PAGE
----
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Hey guys I'm having a little difficulty understanding how to have a pointer point to another pointer in a struct, that thereby points to another pointer in a struct. Not sure if that makes sense.

Basically, usually I would write something like:

test->first = NULL;

But I need to access a part of first as well. I am trying:

test->first->alpha = NULL;

But that isn't working. Any ideas on how I can access the alpha by only declaring test? And thereby set test->first->alpha to NULL?

Thanks guys!

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closed as unclear what you're asking by jman, larsmans, talonmies, dTDesign, Eric Brown Sep 18 '13 at 6:31

Please clarify your specific problem or add additional details to highlight exactly what you need. As it's currently written, it’s hard to tell exactly what you're asking. See the How to Ask page for help clarifying this question.If this question can be reworded to fit the rules in the help center, please edit the question.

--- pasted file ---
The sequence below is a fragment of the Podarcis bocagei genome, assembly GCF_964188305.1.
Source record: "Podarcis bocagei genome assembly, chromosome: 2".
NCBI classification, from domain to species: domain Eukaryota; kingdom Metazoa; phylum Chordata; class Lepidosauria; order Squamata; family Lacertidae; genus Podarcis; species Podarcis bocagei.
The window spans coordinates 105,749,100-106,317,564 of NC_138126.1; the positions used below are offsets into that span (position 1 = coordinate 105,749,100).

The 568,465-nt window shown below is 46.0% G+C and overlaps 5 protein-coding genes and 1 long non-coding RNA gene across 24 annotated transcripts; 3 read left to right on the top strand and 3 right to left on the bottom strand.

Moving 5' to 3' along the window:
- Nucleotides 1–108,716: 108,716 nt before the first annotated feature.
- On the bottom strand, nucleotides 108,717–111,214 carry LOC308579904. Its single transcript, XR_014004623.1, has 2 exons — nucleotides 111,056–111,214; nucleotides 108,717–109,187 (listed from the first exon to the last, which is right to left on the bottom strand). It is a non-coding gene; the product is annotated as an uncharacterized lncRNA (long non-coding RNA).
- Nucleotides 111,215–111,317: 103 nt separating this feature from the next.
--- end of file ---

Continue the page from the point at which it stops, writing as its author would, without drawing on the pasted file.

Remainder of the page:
3 Answers 3

up vote 1 down vote accepted

If you are asking how to declare structs like this, here's an example:

 struct First {
     int alpha;
 };
 struct Test {
     struct First* first;
 };

As others have pointed out, you must make sure test->first points somewhere before you try to dereference it, like so:

struct Test* test = malloc(sizeof(struct Test));
test->first = malloc(sizeof(struct First));
test->first->alpha = 123;
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Good stuff. Thanks. –  user2781823 Sep 17 '13 at 17:57

Unless you assign a valid pointer to test->first you can't access test->first->alpha. If you do anyway, you dereference an invalid pointer and that leads to undefined behavior and a probably crash.

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If first it self is pointing to NULL, then accessing alpha on it leads to undefined behavior.

Make sure first points to valid memory location and then you can assign it's members.

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